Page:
2. If you have a regexp `re` and you want to programmatically build a regexp that matches one or more repetitions of it, it's much easier to write `{type: '+', expression: re}` than to have to examine `re.quantifier` and (if it's already present) figure out how to modify it.

3. With the first approach, you don't have to represent `(?:)` group in the AST at all (rather like how Esprima drops redundant parentheses). With the latter, I think you have to, because it's possible for a single regexp "node" to have multiple quantifiers: `/(?:\d{4,6})?/`

To me this is not even a question.

-j



On Sun, Mar 19, 2017 at 4:52 PM, Dmitry Soshnikov <[hidden email]> wrote:
I started working on a ECMAScript regular expressions parser[1] with an AST format similar to Mozilla's Parser API. This might later be extended to support more powerful constructs, like lookbehind assertions, multiline regexes, groups naming, comments, etc.

And while this is mostly an FYI post (probably someone will find it useful for regexes analysis in source transformation tools, or source code editors), I'd appreciate any feedback on the specification of AST nodes (currently totally made up by myself).

E.g. when we have a quantifier from ES spec for RegExp grammar, it doesn't tell anything (and shouldn't of course) which AST node this quantifier node produces.

This leaves open questions like "whether a quantifier should be a part of the parsed expression, or should it vice-versa be a main node itself, and have the expression as a sub-node?":

In other words, which format is more appropriate (taking into account AST traversal tools in order to implement NFA/DFA engine for it later):

```
/a+?/
```

Char is main, quantifier is a sub-node:

```
{
  type: 'Char',
  value: 'a',
  quantifier: {
    type: '+',
    greedy: false,
  }
}
```

The quantifier is main (creating `Repetition` AST node), char is the `expression` sub-node:


```
{
  type: 'Repetition',
  expression: {
    type: 'Char',
    value: 'a'
  },
  quantifier: {
    type: '+',
    greedy: false,
  }
}
```

Currently I chose the second approach (with `Repetition` node) as more practical when building an AST traversal -- it may have `onRepetition` generic handler, and call `onChar` internally for its `expression`, instead of making `onChar` (or any other node) to check, and handle its `quantifier`, and do a repeat.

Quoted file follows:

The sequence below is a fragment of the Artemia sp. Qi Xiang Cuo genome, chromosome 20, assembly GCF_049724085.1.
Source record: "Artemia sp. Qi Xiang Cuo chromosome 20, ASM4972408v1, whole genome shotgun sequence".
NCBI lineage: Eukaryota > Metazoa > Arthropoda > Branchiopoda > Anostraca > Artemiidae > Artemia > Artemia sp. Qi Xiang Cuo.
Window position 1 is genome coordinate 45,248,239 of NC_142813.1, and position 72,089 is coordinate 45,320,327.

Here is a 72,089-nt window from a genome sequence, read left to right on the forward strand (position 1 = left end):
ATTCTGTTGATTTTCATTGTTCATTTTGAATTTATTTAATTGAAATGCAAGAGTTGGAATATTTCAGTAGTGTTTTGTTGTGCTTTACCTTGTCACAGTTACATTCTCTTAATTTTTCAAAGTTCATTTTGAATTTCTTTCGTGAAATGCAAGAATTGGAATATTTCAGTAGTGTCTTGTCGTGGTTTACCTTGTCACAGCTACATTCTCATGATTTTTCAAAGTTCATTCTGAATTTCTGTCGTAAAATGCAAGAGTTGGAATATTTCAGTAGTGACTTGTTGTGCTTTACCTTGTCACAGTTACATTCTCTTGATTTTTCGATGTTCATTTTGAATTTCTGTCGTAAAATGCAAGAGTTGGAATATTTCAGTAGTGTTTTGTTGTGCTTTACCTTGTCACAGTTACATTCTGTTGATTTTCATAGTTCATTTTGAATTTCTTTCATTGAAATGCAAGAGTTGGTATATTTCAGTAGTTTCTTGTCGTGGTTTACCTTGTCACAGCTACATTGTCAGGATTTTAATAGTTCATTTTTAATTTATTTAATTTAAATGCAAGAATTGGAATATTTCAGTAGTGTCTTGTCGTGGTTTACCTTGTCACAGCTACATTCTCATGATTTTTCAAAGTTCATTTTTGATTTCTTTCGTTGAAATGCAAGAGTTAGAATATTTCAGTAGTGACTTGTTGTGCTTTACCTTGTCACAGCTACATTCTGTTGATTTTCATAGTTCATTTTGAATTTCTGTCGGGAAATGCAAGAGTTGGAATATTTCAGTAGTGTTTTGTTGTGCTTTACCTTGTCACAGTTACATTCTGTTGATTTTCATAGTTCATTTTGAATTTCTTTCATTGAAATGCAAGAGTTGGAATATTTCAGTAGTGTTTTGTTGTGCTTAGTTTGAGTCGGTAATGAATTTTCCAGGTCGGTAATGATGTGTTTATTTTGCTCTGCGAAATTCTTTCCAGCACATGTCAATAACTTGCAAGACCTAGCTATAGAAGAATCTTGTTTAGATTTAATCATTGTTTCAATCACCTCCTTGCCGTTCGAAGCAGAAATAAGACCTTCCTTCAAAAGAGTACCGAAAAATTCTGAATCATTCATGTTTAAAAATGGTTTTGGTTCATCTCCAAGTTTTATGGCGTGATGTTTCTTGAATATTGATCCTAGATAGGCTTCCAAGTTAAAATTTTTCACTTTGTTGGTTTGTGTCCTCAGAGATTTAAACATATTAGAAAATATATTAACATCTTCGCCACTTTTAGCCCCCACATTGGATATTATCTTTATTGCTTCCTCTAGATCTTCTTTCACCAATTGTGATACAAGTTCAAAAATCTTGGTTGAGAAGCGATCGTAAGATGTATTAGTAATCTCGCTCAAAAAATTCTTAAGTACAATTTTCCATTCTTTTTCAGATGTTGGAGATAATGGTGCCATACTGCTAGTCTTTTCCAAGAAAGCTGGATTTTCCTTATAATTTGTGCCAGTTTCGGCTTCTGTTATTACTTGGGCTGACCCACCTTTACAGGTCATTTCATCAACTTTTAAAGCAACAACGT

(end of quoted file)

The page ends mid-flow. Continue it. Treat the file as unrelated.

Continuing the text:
Anyways, if you have any thought or feedback on AST nodes format, please feel free to contact me.

Dmitry


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es-discuss mailing list
[hidden email]
https://mail.mozilla.org/listinfo/es-discuss




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Re: ES RegExp parser

Dmitry Soshnikov
In reply to this post by Jason Orendorff

On Mon, Mar 20, 2017 at 8:36 AM Jason Orendorff <[hidden email]> wrote:
The second approach, hands down.

1. With the first approach, you're setting up a situation where it's very easy to write buggy analysis code: if you forget to check `re.quantifier` anywhere, your code will run, but you have a bug. Much easier to only have to check `re.type`.

2. If you have a regexp `re` and you want to programmatically build a regexp that matches one or more repetitions of it, it's much easier to write `{type: '+', expression: re}` than to have to examine `re.quantifier` and (if it's already present) figure out how to modify it.

3. With the first approach, you don't have to represent `(?:)` group in the AST at all (rather like how Esprima drops redundant parentheses). With the latter, I think you have to, because it's possible for a single regexp "node" to have multiple quantifiers: `/(?:\d{4,6})?/`

To me this is not even a question.

Jason, thanks; all good points! And I came to similar conclusions while was experimenting. Wanted to double-check, thanks for confirming.

Dmitry


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Re: ES RegExp parser

Dmitry Soshnikov
On Mon, Mar 20, 2017 at 9:19 AM, Dmitry Soshnikov <[hidden email]> wrote:

On Mon, Mar 20, 2017 at 8:36 AM Jason Orendorff <[hidden email]> wrote:
The second approach, hands down.

1. With the first approach, you're setting up a situation where it's very easy to write buggy analysis code: if you forget to check `re.quantifier` anywhere, your code will run, but you have a bug. Much easier to only have to check `re.type`.

2. If you have a regexp `re` and you want to programmatically build a regexp that matches one or more repetitions of it, it's much easier to write `{type: '+', expression: re}` than to have to examine `re.quantifier` and (if it's already present) figure out how to modify it.

3. With the first approach, you don't have to represent `(?:)` group in the AST at all (rather like how Esprima drops redundant parentheses). With the latter, I think you have to, because it's possible for a single regexp "node" to have multiple quantifiers: `/(?:\d{4,6})?/`

To me this is not even a question.

Jason, thanks; all good points! And I came to similar conclusions while was experimenting. Wanted to double-check, thanks for confirming.


OK, I added docs and specs for AST node types, which can also be a good learning material: https://www.npmjs.com/package/regexp-tree#ast-nodes-specification

Any feedback is welcome!

Parsing regexes is fun :) with this you realize that these are completely valid regexp patterns:

```
/^^^^$$$/.test(''); // true

/$^/.test(''); // true

/[---]/.test('-'); // true, a range from '-' to '-'!
/[-]/.test('-'); // true
``` 

Dmitry